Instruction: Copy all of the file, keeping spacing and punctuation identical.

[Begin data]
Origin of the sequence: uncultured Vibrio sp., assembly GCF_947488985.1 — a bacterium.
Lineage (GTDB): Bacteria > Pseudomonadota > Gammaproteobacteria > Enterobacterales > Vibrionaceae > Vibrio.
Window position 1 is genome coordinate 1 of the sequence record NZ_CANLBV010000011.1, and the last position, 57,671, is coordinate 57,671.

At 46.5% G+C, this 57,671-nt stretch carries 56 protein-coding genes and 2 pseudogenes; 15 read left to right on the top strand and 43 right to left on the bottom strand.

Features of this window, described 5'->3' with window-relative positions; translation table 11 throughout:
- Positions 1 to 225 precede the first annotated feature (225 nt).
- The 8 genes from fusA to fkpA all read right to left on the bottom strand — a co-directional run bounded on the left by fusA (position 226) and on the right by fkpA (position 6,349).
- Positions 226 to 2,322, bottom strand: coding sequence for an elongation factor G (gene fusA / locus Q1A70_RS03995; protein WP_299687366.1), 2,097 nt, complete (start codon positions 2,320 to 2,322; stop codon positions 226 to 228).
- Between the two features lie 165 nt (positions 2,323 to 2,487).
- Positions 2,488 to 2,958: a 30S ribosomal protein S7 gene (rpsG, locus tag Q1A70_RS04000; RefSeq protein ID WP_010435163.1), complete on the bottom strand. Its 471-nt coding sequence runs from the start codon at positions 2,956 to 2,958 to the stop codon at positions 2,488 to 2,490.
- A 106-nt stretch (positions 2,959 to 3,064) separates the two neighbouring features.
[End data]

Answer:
Origin of the sequence: uncultured Vibrio sp., assembly GCF_947488985.1 — a bacterium.
Lineage (GTDB): Bacteria > Pseudomonadota > Gammaproteobacteria > Enterobacterales > Vibrionaceae > Vibrio.
Window position 1 is genome coordinate 1 of the sequence record NZ_CANLBV010000011.1, and the last position, 57,671, is coordinate 57,671.

At 46.5% G+C, this 57,671-nt stretch carries 56 protein-coding genes and 2 pseudogenes; 15 read left to right on the top strand and 43 right to left on the bottom strand.

Features of this window, described 5'->3' with window-relative positions; translation table 11 throughout:
- Positions 1 to 225 precede the first annotated feature (225 nt).
- The 8 genes from fusA to fkpA all read right to left on the bottom strand — a co-directional run bounded on the left by fusA (position 226) and on the right by fkpA (position 6,349).
- Positions 226 to 2,322, bottom strand: coding sequence for an elongation factor G (gene fusA / locus Q1A70_RS03995; protein WP_299687366.1), 2,097 nt, complete (start codon positions 2,320 to 2,322; stop codon positions 226 to 228).
- Between the two features lie 165 nt (positions 2,323 to 2,487).
- Positions 2,488 to 2,958: a 30S ribosomal protein S7 gene (rpsG, locus tag Q1A70_RS04000; RefSeq protein ID WP_010435163.1), complete on the bottom strand. Its 471-nt coding sequence runs from the start codon at positions 2,956 to 2,958 to the stop codon at positions 2,488 to 2,490.
- A 106-nt stretch (positions 2,959 to 3,064) separates the two neighbouring features.